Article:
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TravisPierce

Obsessed With Note Choice

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Hi guys--I'm brand new to this forum and am loving it already. My question involves what notes you play around the "chord of the moment" as Kirk calls it (I love this whole concept of soloing). For instance, if I am in G, are there any other notes (not counting chord tones) besides the pentatonics of the current chord (which all together make up the G major scale) that are "usable"? Is say, the B note something I would use to embellish the C chord, for example? How about the C and G notes over a D chord?

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OldG    3

Don't forget you can use the relative minor pentatonic notes too...

Em works with G major a treat, as would Am with C, Bm with D etc.

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Kirk Lorange    128

Hi TravisPierce. Welcome to the forum.

Once you've outlined a melody using chord tones, you can basically use any of the leftover notes, you just need to know how to insert them. Since any chord tone can be linked to another by playing all the notes in between -- in other words, linked chromatically -- you can see how this is just fact. It all becomes just a matter of timing then; those secondary notes need to fill the gaps in the time line between the strong beats that the chord tones occupy.

I've always seen note choices as being a constantly shifting hierarchy: chord tones, then the other scale/mode notes, then the few that are left over, those that live in between scale notes that are at least a whole tone apart.

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Thank you, guys. Kirk, great to meet you. That answere makes sense. Is it safe to say that in a major key, the notes of the tonic major scale are the safest bets though? I suppose I've been missing the main point here: play the melody, or as many professionals say, "Play what you hear in your head," and the notes kind of take care of themselves. I like your anything goes in between take--truly a slide approach (I play some pretty decent slide using exactly the approach you talk about).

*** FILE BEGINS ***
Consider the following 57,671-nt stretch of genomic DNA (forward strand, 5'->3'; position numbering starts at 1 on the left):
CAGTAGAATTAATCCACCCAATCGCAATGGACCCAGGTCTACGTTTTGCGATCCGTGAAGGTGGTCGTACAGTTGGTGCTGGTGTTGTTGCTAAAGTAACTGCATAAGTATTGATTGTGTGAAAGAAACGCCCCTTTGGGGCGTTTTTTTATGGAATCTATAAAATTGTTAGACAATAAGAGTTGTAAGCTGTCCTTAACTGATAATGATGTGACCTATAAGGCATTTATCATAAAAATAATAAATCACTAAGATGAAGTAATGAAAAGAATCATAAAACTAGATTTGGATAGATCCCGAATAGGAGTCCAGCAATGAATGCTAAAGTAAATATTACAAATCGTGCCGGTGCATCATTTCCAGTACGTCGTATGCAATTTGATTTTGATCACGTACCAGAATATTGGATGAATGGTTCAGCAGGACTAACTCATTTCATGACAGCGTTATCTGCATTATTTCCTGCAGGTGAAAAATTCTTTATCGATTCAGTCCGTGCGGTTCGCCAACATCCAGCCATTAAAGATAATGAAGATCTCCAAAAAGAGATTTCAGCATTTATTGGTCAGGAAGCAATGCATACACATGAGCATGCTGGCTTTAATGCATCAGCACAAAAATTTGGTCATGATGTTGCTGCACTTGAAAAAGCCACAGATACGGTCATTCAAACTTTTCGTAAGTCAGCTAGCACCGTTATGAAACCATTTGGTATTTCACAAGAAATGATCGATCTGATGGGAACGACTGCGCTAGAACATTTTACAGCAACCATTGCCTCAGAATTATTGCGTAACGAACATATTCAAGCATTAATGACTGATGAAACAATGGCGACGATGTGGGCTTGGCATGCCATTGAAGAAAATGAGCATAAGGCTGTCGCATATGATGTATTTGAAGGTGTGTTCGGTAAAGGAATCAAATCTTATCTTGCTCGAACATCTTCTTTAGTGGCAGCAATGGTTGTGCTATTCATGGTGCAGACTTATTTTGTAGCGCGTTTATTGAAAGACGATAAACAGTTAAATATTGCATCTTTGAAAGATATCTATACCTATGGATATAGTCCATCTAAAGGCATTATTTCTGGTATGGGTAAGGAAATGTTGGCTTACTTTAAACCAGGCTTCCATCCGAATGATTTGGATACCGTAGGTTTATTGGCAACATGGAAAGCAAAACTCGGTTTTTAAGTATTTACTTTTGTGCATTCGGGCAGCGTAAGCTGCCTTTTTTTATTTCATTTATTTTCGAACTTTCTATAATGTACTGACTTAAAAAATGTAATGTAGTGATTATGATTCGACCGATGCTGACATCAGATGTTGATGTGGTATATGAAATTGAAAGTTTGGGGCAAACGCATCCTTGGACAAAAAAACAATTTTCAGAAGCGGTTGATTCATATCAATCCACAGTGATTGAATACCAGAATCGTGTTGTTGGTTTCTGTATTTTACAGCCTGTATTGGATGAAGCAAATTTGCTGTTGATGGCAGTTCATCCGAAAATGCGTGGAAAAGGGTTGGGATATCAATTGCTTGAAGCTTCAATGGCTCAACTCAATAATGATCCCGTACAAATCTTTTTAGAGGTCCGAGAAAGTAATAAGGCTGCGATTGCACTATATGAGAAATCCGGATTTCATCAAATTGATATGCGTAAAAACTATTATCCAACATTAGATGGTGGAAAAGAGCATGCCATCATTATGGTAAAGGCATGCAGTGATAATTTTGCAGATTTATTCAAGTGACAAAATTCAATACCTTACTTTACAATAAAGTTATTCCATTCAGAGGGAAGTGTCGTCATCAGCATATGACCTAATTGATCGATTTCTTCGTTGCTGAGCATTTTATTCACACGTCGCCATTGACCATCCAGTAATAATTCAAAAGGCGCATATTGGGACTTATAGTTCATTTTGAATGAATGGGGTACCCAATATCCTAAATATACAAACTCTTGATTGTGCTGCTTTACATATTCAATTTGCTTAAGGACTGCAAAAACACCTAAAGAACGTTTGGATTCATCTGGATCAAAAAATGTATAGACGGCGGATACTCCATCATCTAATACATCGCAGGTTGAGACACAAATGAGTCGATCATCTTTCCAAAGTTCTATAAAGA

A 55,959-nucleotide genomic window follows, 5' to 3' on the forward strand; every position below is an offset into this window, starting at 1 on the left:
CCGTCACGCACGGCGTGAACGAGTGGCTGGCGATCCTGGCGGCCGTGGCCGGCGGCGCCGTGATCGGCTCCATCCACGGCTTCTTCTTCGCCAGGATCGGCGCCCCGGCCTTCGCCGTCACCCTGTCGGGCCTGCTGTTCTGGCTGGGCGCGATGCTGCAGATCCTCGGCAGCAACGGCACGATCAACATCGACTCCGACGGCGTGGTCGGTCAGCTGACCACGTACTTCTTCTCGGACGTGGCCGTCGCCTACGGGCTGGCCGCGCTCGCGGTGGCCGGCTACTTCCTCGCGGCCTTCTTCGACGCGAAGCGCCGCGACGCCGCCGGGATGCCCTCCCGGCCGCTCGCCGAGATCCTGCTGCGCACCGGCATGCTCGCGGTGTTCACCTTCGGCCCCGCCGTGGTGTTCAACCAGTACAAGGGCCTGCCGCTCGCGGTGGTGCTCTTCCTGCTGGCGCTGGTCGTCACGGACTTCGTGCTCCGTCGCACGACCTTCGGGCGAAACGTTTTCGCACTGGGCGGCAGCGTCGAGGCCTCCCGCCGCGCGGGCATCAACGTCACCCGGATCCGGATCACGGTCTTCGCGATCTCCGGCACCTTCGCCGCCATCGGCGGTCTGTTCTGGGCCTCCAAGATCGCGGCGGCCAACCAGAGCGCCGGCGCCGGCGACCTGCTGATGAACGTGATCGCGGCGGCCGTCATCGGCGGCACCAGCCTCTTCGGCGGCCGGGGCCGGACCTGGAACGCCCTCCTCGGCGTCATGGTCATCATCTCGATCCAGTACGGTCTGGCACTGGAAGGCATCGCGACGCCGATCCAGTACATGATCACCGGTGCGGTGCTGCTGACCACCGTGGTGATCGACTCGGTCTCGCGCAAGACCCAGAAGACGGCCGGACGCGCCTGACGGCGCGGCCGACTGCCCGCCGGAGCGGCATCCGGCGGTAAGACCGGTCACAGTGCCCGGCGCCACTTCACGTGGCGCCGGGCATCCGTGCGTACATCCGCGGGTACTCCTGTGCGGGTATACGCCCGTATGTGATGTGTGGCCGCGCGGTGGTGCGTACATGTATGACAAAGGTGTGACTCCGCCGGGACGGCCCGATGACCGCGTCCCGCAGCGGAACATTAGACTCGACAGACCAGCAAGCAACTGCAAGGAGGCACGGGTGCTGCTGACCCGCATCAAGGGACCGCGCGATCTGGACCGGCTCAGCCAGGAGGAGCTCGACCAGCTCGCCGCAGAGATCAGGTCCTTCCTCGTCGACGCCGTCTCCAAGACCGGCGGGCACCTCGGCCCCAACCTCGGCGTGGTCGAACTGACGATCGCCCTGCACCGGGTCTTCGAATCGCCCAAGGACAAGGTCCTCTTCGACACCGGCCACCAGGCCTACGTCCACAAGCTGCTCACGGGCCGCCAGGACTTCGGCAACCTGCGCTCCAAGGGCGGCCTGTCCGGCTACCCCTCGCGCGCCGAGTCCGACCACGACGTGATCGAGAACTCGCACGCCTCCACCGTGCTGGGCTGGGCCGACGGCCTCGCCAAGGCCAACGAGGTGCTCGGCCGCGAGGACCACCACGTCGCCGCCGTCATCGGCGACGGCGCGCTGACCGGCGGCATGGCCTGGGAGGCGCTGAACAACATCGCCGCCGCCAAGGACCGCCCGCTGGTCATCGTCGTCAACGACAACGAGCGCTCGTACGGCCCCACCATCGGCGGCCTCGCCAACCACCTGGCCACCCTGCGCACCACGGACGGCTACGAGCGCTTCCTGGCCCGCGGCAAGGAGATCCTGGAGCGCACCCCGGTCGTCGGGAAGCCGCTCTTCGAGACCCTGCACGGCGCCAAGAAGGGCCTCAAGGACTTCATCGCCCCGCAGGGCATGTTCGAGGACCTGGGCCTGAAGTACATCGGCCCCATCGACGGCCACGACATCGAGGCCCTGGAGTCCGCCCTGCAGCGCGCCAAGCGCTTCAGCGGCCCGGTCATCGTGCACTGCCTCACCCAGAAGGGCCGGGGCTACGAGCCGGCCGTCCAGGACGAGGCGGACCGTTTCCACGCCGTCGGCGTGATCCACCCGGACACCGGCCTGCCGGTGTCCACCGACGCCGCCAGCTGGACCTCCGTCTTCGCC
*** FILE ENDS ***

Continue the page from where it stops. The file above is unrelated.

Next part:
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Kirk Lorange    128
That answer makes sense. Is it safe to say that in a major key, the notes of the tonic major scale are the safest bets though?

If all the chords that make up the tune are the 'key chords', the 7 related chords, then yes, but not all tunes are built around those chords. Once you introduce outsiders into the progression, you need to know what notes change and how to adjust your melody accordingly. That's why I've always found it easier to just think chord of the moment, that way you'll never get caught out. Naturally, you still need to know what key you're in to know what chords to expect and their function within the key, as in I ii iii IV V vi vii, but really, music comes moment by moment, so it makes sense to be most aware of what's going on 'right now' ... which in a piece of music is 'what's the chord?' With practice, you can see the whole neck as the chord, which also means melody and harmony.

My book PlaneTalk describes a simple way of doing this. :)

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I just got Plane Talk--love the book and DVD! I am just analytical by nature and wondered as I watched the DVD, what guided your note choices as you stayed on the chord of the moment, as you bounced from shape to shape of the same chord, more so than the notes linking chords. What are your favorite "other" notes, besides the chord tones, over major, minor, and 7th chords? I guess I've come full circle with my question. It is soooooo nice of you to take the time and help us, Kirk. Sorry for all of the confusion.

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Kirk Lorange    128

These are questions you should ask over at the PlaneTalkers' Forum, Travis, but I guess it just comes down to a combination of taste and the ability to get the fingers to where you want them to be on time. Lucky for me, my taste doesn't require me to be too flashy or speedy. :winkthumb:

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Just to give you some ideas... if you are soloing over G major, you can through in the 7th, which would be a g major 7th feel. The ONLY rule for me, is that it must sound good. Usually when improvising in real situation I play it more safe, but experiment when alone so that when I'm in a real situation I'll know what works.

It is those outside notes that can mean all the difference sometimes, but you can't hang on them long, just flavor.

Brian

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Aunt Doty    0

" just a matter of timing"

That's what I seem to have a problem with. ....Inserting them without breaking up my timing or melody. I 'm hoping that this just takes time and will improve with practice. If I go super slow it works!:crying2::dunno: Hoping Plane Talk will help me when it gets here!

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It's getting clearer by the second. I think the thing to do is just focus ONLY on chord tones at first. Know their locations inside and out, connecting all of Kirk's patterns. As I listen to more and more solos, it seems that the other notes are indeed just connecting notes that are just hit briefly, only to return safely back to the chord tones. Again, I think if you just find cool ways to approach and "rest" on a chord tone of the "chord of the moment," everything will sound great.

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